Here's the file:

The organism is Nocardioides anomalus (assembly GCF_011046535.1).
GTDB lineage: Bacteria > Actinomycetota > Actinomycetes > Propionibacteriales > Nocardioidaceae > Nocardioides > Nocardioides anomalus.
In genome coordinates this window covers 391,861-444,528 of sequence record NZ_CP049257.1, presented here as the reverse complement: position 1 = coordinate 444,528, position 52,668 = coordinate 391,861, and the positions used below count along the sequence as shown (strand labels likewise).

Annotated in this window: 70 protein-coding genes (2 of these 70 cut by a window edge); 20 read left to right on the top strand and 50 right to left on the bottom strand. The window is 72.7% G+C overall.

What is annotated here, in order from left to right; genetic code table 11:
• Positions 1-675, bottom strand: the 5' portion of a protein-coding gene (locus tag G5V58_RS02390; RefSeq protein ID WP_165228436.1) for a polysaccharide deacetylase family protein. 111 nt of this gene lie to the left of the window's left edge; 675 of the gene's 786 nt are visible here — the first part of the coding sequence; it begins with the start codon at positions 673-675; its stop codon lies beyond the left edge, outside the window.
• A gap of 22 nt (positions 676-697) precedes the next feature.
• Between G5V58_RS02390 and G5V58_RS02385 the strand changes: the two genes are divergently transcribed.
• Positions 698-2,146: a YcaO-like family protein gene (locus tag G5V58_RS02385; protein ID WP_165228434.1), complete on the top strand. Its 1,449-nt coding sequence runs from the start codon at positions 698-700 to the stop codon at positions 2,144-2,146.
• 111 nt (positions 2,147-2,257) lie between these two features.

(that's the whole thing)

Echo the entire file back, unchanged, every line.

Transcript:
The organism is Nocardioides anomalus (assembly GCF_011046535.1).
GTDB lineage: Bacteria > Actinomycetota > Actinomycetes > Propionibacteriales > Nocardioidaceae > Nocardioides > Nocardioides anomalus.
In genome coordinates this window covers 391,861-444,528 of sequence record NZ_CP049257.1, presented here as the reverse complement: position 1 = coordinate 444,528, position 52,668 = coordinate 391,861, and the positions used below count along the sequence as shown (strand labels likewise).

Annotated in this window: 70 protein-coding genes (2 of these 70 cut by a window edge); 20 read left to right on the top strand and 50 right to left on the bottom strand. The window is 72.7% G+C overall.

What is annotated here, in order from left to right; genetic code table 11:
• Positions 1-675, bottom strand: the 5' portion of a protein-coding gene (locus tag G5V58_RS02390; RefSeq protein ID WP_165228436.1) for a polysaccharide deacetylase family protein. 111 nt of this gene lie to the left of the window's left edge; 675 of the gene's 786 nt are visible here — the first part of the coding sequence; it begins with the start codon at positions 673-675; its stop codon lies beyond the left edge, outside the window.
• A gap of 22 nt (positions 676-697) precedes the next feature.
• Between G5V58_RS02390 and G5V58_RS02385 the strand changes: the two genes are divergently transcribed.
• Positions 698-2,146: a YcaO-like family protein gene (locus tag G5V58_RS02385; protein ID WP_165228434.1), complete on the top strand. Its 1,449-nt coding sequence runs from the start codon at positions 698-700 to the stop codon at positions 2,144-2,146.
• 111 nt (positions 2,147-2,257) lie between these two features.